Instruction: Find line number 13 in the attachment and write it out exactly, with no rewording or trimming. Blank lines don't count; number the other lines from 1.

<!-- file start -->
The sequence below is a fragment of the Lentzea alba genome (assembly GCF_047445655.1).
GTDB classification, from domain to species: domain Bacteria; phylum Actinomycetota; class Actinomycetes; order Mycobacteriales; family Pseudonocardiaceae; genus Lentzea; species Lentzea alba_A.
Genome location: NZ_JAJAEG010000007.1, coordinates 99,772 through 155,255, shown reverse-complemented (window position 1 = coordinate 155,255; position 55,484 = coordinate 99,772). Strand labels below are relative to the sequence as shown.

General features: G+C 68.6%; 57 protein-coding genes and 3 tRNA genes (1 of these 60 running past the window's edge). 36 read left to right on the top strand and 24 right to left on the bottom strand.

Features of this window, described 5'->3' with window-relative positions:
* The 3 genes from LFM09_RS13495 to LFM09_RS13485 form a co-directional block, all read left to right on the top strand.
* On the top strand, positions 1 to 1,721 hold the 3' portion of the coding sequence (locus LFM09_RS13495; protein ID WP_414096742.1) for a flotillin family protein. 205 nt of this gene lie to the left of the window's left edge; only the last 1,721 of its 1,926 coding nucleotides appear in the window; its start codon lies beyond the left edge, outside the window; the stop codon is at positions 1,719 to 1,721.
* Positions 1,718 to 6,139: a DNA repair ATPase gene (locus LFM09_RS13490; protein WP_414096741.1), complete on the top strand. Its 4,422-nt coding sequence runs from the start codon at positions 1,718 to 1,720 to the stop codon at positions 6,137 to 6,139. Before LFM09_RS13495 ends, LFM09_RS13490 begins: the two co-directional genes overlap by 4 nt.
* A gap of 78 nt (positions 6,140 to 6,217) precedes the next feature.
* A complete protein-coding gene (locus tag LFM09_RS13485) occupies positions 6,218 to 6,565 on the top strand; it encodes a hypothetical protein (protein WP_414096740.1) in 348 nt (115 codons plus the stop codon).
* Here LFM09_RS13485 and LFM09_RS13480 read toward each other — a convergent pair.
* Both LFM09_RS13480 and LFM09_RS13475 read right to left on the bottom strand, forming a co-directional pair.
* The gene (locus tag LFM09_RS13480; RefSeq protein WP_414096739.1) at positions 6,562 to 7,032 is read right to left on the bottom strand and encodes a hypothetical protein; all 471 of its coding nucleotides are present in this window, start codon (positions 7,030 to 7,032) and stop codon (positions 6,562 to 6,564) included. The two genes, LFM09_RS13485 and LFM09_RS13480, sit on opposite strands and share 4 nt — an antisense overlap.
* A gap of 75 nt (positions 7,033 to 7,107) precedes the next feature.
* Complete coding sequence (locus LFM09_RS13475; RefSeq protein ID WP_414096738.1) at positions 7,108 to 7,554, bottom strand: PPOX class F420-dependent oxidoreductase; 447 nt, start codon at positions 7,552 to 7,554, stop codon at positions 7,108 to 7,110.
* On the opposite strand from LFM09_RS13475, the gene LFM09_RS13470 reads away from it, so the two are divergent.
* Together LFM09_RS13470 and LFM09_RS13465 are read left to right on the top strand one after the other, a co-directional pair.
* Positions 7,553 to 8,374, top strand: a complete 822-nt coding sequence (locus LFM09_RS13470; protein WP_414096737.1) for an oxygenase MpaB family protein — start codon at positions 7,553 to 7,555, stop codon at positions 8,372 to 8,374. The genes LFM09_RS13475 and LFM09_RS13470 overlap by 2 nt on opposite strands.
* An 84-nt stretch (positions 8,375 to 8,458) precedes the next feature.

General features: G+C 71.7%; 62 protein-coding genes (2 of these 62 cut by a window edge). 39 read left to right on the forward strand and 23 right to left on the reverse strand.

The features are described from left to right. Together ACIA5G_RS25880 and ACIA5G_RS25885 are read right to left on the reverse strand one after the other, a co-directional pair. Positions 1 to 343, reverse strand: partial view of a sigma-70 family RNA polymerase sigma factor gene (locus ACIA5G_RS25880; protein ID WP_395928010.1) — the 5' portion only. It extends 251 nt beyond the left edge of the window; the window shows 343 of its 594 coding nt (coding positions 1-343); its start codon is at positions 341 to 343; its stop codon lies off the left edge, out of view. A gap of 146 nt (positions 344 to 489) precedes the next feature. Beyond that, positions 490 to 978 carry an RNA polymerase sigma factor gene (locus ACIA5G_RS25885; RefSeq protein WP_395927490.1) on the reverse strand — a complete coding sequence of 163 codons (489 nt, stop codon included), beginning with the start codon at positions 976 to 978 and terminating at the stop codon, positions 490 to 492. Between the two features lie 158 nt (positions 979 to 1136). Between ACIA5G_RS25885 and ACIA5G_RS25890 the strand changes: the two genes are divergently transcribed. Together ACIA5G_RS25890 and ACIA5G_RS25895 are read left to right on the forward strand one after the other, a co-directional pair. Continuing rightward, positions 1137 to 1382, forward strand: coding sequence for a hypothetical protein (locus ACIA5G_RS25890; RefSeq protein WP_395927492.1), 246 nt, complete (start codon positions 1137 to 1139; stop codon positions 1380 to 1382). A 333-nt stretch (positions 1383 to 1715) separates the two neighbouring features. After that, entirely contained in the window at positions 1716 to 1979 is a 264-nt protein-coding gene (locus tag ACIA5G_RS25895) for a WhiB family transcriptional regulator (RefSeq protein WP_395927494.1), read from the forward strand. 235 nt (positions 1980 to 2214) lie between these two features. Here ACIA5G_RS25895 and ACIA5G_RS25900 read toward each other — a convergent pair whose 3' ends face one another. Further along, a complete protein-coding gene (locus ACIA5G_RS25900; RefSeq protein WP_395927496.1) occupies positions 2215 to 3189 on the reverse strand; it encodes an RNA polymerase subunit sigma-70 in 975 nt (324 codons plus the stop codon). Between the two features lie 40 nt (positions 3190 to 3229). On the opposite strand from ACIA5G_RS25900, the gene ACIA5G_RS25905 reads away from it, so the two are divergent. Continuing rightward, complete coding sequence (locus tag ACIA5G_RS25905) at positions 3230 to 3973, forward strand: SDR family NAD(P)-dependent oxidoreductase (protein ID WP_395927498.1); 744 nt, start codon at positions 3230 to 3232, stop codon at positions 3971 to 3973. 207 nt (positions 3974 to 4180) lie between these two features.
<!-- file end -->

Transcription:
* The gene (locus tag LFM09_RS13480; RefSeq protein WP_414096739.1) at positions 6,562 to 7,032 is read right to left on the bottom strand and encodes a hypothetical protein; all 471 of its coding nucleotides are present in this window, start codon (positions 7,030 to 7,032) and stop codon (positions 6,562 to 6,564) included. The two genes, LFM09_RS13485 and LFM09_RS13480, sit on opposite strands and share 4 nt — an antisense overlap.